Should You Add ADA Inspections to Your Commercial Offerings?

Commercial inspections

Many owners of commercial buildings are concerned with being ADA-compliant.

If you do commercial inspections, you may want to also offer ADA inspection services.

The Americans With Disabilities Act, passed in 1990, prohibits discrimination against people with disabilities and thus provides for certain accommodations in areas open to the public. All new construction is subject to the ADA regulations; however, many existing commercial buildings are not required to retrofit to become ADA-compliant unless they remodel or a lawsuit is filed against them for noncompliance.

The law, however, requires businesses and nonprofits to remove barriers when it is “easily accomplishable.” This leaves a fairly wide gray area where one side can argue that simple changes could have been made to allow for easier accommodation, while the other side can argue the expense involved was prohibitive.

Government buildings and schools, however, are not afforded this leeway and must retrofit even if they are not new.

Training for ADA Compliance for Commercial Inspections

Being found in noncompliance with the ADA can cost a business a bundle. You might think that the commercial building inspector who certifies a building ADA-compliant would be trained and qualified, but in fact, the federal government has no licensure requirement for ADA-compliance inspectors.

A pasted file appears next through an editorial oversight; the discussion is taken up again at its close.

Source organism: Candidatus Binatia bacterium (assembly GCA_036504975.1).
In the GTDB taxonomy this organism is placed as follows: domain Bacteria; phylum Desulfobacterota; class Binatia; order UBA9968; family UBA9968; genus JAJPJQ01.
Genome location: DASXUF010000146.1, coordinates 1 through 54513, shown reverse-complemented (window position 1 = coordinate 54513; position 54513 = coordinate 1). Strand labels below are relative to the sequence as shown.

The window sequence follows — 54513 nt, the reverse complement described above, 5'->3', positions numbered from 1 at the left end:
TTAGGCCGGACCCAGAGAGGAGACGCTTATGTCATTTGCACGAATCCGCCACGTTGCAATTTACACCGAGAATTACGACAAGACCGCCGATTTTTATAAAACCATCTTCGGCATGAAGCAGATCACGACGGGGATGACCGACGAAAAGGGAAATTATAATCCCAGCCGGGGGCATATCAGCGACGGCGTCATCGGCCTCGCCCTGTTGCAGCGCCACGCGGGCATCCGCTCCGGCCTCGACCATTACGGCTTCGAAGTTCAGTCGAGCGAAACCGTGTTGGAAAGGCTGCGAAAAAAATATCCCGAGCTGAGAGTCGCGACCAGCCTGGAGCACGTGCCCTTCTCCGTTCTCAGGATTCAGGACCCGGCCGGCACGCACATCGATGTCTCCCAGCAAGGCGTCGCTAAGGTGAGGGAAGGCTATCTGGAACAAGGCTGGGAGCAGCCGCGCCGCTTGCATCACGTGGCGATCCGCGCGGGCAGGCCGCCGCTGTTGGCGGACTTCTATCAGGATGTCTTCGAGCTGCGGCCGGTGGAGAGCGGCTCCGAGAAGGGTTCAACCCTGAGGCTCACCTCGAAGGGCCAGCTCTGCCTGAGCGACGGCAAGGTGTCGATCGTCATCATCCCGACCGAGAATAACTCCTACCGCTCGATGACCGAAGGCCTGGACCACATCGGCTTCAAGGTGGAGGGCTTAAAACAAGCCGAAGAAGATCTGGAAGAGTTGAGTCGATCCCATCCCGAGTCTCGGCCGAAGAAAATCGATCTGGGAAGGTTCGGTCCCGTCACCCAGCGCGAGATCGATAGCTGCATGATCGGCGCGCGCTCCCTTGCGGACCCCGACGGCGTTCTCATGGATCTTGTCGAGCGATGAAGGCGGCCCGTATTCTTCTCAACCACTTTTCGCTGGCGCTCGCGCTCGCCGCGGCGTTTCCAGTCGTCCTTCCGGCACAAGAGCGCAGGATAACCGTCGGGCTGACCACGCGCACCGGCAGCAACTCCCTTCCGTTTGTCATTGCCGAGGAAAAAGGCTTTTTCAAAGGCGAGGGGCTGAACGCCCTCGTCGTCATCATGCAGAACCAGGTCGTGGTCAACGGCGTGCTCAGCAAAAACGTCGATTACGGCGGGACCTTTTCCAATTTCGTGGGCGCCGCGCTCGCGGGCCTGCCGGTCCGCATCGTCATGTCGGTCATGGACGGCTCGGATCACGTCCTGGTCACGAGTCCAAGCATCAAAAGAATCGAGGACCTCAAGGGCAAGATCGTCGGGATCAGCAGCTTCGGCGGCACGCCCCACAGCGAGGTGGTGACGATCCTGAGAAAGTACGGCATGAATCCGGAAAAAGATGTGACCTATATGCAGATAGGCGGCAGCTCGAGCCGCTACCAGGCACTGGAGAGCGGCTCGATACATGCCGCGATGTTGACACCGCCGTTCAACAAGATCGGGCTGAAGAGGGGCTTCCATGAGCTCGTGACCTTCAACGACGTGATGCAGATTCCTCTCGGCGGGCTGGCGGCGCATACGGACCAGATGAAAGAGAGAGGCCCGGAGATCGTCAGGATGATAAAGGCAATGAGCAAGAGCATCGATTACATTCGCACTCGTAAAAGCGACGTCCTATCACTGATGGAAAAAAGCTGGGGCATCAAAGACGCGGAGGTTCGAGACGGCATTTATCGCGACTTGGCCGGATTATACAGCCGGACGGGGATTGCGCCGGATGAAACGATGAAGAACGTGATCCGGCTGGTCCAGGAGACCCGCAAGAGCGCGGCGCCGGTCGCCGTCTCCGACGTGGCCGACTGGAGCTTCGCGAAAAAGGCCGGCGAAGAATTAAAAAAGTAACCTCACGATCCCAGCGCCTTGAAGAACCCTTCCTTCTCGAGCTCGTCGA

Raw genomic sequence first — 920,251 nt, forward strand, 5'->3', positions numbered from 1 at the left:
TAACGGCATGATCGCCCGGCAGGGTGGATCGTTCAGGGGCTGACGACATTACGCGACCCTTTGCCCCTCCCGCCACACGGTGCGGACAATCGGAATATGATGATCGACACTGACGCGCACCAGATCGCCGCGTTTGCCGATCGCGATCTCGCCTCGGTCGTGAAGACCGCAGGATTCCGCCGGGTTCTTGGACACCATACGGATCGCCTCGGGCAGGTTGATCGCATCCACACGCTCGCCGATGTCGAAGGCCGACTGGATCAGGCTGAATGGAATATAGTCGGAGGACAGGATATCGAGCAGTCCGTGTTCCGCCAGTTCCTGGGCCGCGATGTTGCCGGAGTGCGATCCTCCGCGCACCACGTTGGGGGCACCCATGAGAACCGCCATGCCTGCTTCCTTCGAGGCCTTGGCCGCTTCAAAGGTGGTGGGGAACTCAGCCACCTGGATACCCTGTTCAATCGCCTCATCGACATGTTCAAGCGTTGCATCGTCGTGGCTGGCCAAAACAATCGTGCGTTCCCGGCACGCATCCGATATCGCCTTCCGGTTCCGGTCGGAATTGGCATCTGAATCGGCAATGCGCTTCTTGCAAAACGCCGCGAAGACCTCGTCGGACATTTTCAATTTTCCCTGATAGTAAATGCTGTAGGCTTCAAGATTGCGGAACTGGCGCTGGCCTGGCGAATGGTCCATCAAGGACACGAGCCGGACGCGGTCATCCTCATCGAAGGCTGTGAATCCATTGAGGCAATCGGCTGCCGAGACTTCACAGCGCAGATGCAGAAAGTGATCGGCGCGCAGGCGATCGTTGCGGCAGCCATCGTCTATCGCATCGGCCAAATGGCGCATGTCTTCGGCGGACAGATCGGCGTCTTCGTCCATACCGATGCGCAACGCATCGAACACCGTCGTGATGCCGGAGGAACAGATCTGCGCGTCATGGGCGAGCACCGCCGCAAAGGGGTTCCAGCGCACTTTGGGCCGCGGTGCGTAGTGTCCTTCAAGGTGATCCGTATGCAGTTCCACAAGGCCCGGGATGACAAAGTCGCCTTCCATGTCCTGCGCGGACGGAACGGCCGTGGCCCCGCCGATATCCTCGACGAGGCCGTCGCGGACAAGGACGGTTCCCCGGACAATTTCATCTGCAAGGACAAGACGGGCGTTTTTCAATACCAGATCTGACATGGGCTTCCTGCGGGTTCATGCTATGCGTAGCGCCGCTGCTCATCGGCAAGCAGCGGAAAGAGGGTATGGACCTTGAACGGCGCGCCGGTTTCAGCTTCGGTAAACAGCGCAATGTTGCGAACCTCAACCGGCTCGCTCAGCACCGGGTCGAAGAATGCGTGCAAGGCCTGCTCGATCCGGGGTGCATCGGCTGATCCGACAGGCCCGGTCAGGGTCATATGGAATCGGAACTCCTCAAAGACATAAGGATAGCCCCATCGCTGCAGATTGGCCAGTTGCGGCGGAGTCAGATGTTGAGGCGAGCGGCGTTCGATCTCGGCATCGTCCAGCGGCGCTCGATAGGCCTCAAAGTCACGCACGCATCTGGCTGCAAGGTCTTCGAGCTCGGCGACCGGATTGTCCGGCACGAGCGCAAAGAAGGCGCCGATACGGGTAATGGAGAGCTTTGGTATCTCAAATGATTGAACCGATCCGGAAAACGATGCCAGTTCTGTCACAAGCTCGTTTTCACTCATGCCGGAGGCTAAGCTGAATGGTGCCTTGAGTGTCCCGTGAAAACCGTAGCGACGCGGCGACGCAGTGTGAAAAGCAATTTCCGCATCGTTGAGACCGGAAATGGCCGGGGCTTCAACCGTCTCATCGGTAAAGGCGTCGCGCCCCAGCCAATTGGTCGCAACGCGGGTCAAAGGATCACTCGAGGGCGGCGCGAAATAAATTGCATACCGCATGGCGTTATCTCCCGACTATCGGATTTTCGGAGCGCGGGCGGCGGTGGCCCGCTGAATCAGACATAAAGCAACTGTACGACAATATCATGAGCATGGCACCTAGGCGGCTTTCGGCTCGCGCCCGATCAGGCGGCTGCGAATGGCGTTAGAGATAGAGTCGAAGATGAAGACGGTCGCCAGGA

So is a building compliant? Or not?

Whereas the rules are not overly complicated, according to an ASHI Reporter article, they are not brief, either. At over 275 pages, the ADA has a lot of highly specific requirements, including dimensions for signs, how many inches wide doorways and parking spots have to be, and more.

The Institute for Human Centered Design puts out a helpful checklist for commercial inspections for ADA compliance. It’s hyper-specific, spells everything out for you, and even includes pictures.

Going through this checklist will help you determine your price should you decide to offer this service. Depending on the size of the building, such a commercial inspection could take many hours to perform, plus many more hours to write up the report.

Taking Precautions with Commercial Inspections

Because of the risk — and cost — involved in making a mistake with ADA compliance certification, there is little room for error. If you offer this service, you should be confident the opinion you render will hold up in court, if need be.

Thus, you would do well to run the contract you sign with clients by your lawyer before advertising this service. Your lawyer may suggest contract language that exempts you from being sued if the business gets sued, or a clause that states no inspection is 100 percent guaranteed.

Commercial inspections

Ramps help bring commercial buildings into compliance with the ADA.

Whereas ADA compliance is most crucial with new buildings, in most of these cases local municipal building inspectors will be required to check and sign off on this rather than you, the commercial building inspector. The fact that they are often also not required to undergo any special training in this area might be surprising, but any resulting lawsuits will be the headache of the municipality that employs them.

If you are thinking of adding ADA inspections to your suite of offerings, take some time to look through the checklist to familiarize yourself with the regulations. Also, note how often a commercial establishment inquires about this service. If it’s frequently, you would probably do well to provide this service to your clients. If such requests are infrequent, offering the service may be more of a hassle than a benefit.

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